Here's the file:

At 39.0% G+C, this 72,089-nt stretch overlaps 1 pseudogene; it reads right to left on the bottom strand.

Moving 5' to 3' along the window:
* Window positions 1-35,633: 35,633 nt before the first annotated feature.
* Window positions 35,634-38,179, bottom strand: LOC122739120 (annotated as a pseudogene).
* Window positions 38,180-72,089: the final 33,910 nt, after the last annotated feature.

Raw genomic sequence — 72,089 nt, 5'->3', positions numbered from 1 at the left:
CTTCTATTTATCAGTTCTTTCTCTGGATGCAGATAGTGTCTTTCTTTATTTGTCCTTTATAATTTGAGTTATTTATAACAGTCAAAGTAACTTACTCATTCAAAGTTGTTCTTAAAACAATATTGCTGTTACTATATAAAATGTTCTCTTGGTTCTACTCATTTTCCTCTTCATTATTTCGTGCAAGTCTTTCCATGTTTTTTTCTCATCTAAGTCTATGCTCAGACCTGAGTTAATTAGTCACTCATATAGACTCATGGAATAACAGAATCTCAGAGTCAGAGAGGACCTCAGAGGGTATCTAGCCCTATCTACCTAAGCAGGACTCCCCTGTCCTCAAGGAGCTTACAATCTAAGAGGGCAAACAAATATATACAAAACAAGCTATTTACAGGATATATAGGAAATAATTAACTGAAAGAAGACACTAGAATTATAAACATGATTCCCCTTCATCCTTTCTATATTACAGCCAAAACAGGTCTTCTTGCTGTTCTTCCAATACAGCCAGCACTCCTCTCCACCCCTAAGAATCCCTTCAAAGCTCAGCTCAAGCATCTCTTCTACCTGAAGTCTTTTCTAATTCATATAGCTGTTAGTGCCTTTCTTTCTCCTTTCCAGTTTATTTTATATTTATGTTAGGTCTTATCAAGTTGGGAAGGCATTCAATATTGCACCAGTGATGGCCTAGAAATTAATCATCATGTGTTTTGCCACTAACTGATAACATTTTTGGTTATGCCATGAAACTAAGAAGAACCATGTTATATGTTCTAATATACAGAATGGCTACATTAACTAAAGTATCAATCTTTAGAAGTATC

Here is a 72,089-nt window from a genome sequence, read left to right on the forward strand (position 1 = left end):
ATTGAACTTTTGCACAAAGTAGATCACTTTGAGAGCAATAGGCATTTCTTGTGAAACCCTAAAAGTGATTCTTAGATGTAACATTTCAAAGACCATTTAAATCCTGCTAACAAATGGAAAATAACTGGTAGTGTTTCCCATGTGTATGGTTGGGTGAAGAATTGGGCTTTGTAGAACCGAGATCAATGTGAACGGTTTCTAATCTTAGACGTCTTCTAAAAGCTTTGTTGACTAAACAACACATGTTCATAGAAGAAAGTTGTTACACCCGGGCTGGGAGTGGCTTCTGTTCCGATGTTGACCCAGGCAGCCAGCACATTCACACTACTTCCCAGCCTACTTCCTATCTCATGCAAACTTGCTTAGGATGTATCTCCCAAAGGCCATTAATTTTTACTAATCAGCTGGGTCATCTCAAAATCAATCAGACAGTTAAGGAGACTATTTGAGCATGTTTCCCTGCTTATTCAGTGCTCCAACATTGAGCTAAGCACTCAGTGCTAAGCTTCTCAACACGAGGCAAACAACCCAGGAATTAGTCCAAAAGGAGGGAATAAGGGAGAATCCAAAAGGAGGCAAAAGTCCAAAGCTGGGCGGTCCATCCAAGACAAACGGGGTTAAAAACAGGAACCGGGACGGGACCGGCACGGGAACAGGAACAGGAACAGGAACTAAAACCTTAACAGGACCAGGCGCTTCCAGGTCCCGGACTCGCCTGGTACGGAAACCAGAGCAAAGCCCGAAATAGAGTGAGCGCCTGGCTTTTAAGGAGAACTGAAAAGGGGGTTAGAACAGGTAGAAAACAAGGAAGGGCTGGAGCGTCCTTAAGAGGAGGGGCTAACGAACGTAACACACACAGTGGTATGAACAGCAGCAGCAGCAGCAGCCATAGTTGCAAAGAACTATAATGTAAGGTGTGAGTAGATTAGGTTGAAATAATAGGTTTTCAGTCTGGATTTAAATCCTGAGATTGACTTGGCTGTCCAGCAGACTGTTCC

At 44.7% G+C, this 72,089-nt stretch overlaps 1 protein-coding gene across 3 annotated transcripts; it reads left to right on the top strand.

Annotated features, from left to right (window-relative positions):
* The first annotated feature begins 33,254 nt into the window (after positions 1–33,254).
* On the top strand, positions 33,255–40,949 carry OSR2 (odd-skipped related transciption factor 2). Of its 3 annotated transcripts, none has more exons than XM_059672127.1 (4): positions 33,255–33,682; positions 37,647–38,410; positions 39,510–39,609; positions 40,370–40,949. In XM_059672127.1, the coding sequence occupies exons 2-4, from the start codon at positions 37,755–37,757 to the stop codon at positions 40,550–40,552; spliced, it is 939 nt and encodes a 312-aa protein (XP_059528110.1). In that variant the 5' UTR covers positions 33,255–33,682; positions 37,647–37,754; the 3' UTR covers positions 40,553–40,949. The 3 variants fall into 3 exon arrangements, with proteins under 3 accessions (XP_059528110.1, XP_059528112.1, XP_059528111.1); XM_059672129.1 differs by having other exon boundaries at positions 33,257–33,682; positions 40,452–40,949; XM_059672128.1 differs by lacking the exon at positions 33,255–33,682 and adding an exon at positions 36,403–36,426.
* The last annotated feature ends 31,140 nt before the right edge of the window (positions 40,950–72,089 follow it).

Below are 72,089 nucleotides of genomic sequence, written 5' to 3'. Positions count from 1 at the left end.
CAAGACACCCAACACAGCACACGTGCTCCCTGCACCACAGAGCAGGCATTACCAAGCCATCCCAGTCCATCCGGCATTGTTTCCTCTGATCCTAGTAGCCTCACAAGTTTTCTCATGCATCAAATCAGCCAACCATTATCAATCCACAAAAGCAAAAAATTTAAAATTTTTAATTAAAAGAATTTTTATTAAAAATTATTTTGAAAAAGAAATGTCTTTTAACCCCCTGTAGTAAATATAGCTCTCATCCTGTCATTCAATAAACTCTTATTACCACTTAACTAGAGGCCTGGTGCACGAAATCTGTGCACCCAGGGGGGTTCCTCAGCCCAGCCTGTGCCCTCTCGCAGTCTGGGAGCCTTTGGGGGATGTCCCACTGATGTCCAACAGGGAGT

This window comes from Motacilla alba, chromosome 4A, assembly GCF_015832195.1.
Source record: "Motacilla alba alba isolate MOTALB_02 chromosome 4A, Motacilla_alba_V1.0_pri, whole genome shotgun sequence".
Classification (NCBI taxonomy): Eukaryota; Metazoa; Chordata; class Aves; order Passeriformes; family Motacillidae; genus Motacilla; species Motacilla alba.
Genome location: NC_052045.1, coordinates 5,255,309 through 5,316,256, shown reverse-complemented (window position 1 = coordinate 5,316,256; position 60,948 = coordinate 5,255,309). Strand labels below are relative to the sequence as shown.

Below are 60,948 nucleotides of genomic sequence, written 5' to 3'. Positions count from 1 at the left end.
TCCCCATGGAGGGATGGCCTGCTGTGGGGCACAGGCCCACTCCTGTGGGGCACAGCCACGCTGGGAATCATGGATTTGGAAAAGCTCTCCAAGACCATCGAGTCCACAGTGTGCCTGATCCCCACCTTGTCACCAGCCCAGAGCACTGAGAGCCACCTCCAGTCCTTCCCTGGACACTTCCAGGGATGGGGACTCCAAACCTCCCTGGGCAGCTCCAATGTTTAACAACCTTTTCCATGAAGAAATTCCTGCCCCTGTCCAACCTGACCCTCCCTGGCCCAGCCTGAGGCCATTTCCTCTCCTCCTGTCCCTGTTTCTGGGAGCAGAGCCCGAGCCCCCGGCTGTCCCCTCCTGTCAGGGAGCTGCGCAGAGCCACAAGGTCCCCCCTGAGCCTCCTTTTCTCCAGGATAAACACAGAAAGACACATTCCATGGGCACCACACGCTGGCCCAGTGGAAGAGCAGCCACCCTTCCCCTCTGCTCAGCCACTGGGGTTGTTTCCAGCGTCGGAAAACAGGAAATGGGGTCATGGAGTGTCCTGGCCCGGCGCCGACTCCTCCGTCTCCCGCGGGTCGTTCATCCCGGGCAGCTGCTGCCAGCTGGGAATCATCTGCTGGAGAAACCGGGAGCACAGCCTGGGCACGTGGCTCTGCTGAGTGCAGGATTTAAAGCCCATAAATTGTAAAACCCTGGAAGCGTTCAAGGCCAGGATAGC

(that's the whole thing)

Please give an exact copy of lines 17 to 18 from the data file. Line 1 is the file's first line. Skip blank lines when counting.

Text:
This window comes from Motacilla alba, chromosome 4A, assembly GCF_015832195.1.
Source record: "Motacilla alba alba isolate MOTALB_02 chromosome 4A, Motacilla_alba_V1.0_pri, whole genome shotgun sequence".